CategoryWriting

NaNoWriMo 2010 Final thoughts

The final word count was 47,898. After it became apparent that I wasn’t going to make it, I thought about pushing through and just writing until I got to 50k, regardless of deadline (it was still November at the NaNoWriMo HQ in San Francisco!). But at midnight I just went to sleep because I was exhausted and thoroughly annoyed. Doing these things is harder when you’re working (I could have probably finished if I hadn’t needed to work Monday or Tuesday… or Wednesday), so I know I really shouldn’t be annoyed, but I am frustrated because I have never not finished when I decided I would go for it. Crushing insane deadlines is my superpower.

Consider:

2003 (Nipul-Suir)– 2,786 words — last word written: 6th November
2004 (Untitled) — 5,072 words — last word written: 11th November
2005 (Peter Pan Syndrome) — 2,664 words — last word written: 16th November
2006 (Shoot the Moon) — 50,011 words
2007 (Lycanthropy) — 50,033 words
2008 (Urban Decay) — 1,446 words — last word written: 5th November
2009 (5:30 AM) — 50,071 words

Any time I got around to writing more than 10,000 words and pushed on through the infamous Week Two, it was pretty much a done deal, even if 2006 was the only year I didn’t have a huge dead zone in the middle of the month. 2007 and 2009 I actually finished early, though in 2007 I was doing 5k/day for the last several days and 2009 was just ridiculous.

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NaNoWriMo 2010 End

Well, I tried. :\


NaNoWriMo 2010: Week 2

Ah, Week Two. Week Two is a rather infamous week in NaNoWriMo. It’s the week a majority of participants drop out. If you’re going to drop out at all, you’re going to drop out in Week Two. Week Two is where you stop writing. Week Two is where the optimism ends and the despair begins. If you keep writing, it tends to get better. If you don’t, it’s the end of the line. I’m pretty sure that every year I didn’t finish, the last word written was written in Week Two.

This year, Week Two went like this. On Tuesday, the panic finally started to set in and made up for lost time. On Wednesday, I stopped liking my story and where it was going. On Thursday, I stopped writing. For a few days I had been writing 2000-3000 words a day in an attempt to catch up, but every time I got close, it got to be the end of the day and another 1,667 words were due. I was in a perpetual state of being about 4000 words behind. Cue the annual despair! Which led to not writing a single word in the last three days. And now it’s day fourteen and I have 14,380 words, which is about 9,000 words behind schedule now.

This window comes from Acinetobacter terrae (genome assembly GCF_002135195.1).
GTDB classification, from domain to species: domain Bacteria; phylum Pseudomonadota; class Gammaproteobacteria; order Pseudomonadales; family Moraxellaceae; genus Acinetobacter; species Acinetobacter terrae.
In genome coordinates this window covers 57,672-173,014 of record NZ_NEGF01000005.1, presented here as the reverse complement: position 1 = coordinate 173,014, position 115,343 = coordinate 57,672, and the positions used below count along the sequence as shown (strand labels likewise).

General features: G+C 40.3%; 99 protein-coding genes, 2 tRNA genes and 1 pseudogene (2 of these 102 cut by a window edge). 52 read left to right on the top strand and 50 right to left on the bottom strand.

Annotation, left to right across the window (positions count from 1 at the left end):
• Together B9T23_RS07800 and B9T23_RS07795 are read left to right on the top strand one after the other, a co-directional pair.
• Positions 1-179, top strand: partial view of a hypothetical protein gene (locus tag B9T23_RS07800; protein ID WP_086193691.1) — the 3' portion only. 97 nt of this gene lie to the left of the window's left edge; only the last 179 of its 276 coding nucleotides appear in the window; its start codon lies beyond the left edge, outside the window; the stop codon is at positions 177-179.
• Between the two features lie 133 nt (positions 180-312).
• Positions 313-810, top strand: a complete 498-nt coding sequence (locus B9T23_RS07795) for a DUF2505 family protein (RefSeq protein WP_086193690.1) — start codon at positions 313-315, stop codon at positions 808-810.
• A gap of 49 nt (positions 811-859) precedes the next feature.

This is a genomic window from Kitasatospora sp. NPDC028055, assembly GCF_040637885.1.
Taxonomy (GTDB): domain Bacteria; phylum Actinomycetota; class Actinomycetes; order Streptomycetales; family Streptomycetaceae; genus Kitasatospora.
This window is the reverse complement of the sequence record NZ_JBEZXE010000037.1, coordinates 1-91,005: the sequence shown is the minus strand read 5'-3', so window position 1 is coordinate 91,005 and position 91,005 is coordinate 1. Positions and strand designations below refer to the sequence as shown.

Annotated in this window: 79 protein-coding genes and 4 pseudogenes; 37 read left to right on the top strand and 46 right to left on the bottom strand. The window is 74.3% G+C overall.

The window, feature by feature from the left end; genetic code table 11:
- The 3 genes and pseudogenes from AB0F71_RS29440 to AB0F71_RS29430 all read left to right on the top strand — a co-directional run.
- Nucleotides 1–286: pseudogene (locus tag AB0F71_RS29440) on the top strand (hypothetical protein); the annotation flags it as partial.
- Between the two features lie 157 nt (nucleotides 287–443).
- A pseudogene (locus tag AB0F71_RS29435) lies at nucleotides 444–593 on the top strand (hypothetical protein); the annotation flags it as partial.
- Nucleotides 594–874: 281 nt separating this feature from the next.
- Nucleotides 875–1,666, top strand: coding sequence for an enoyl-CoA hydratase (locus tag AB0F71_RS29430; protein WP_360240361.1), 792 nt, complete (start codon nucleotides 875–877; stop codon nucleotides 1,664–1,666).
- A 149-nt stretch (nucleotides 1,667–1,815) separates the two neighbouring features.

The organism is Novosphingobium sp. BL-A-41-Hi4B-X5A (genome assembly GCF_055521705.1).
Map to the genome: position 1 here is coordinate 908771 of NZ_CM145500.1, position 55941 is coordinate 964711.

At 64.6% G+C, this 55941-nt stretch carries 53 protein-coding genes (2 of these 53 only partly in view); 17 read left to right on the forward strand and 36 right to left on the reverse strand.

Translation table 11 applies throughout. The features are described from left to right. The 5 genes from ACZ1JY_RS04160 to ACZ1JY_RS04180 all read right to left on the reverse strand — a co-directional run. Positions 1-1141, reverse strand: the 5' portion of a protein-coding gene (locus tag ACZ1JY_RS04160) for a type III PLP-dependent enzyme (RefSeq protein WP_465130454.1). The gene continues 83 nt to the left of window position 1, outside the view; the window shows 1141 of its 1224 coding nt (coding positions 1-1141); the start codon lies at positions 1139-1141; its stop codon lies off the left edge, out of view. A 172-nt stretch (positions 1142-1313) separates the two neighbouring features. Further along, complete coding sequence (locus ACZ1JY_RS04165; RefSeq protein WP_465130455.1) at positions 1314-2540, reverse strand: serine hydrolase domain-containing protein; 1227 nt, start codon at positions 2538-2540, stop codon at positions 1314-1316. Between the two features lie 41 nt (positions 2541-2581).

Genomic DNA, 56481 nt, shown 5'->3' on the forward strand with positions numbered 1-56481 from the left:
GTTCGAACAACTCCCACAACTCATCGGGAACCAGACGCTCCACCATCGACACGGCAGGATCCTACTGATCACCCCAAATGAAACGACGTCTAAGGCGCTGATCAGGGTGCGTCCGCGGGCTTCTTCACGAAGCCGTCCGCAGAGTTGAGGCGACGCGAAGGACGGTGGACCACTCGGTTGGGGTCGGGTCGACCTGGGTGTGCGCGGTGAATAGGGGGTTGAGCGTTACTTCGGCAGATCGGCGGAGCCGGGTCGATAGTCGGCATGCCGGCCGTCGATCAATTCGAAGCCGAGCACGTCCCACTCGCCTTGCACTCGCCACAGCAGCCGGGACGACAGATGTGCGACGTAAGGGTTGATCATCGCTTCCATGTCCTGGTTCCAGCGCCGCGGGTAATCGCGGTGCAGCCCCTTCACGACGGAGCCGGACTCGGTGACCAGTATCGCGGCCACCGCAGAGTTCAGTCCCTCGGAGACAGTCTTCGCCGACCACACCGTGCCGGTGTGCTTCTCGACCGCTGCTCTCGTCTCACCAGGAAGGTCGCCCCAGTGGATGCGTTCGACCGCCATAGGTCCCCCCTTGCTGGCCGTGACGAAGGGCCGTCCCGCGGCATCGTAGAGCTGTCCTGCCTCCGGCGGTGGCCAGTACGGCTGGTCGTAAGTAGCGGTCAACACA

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NaNoWriMo 2010: Week 1

Seven days and just short of 7,000 words in. I’m about 5,000 words behind schedule and NaNoWriMo’s improved statistics urgently informs me that if I continue at my current pace, I won’t finish until December 21st! Progress has been very slow this first week, especially compared to last year, when the end of week one clocked me in at 16,000 words. This was the first year that I didn’t write a single word on November 1st because I was busy trying to finish all my toning for The Z Train. Even after I finished the comic up on Tuesday though, I was pretty lazy about getting my daily word quota in.

I just don’t feel very panicked yet. It’s weird because usually I’m very high-strung about all this. I have no doubt that the panic will set in eventually, but in the meantime, despite being rather behind, I feel pretty okay about this year’s writing so far. I don’t hate what I’ve written, and I don’t have doubts yet about finishing. After all, I don’t have finals to deal with midway through the month this year. All three of my NaNoWriMo wins happened in college. The  9-to-5 is less stressful, so surely I will finish this year.

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NaNoWriMo, Tokyo, homework and more!

So, the original plan was to update at the end of every week in November with a progress update on NaNoWriMo and my novel-writing endeavors. This obviously didn’t go as planned.

See that chart? Sometimes, people have charts that flatline and have weird jumps because they forget to update their word count for a few days. I never forget to update my word count. I obsessively update my word count. I’ll update my word count every 200-500 words or every time I take a break, whichever is shorter. So when my chart flatlines, it’s not because I’ve forgotten to update, it’s because I’m not writing. But similarly, when my chart has insane jumps in word count between days, it isn’t because I’ve forgotten to update, it’s because I seriously wrote 20,000+ words in the last twenty-four hours.

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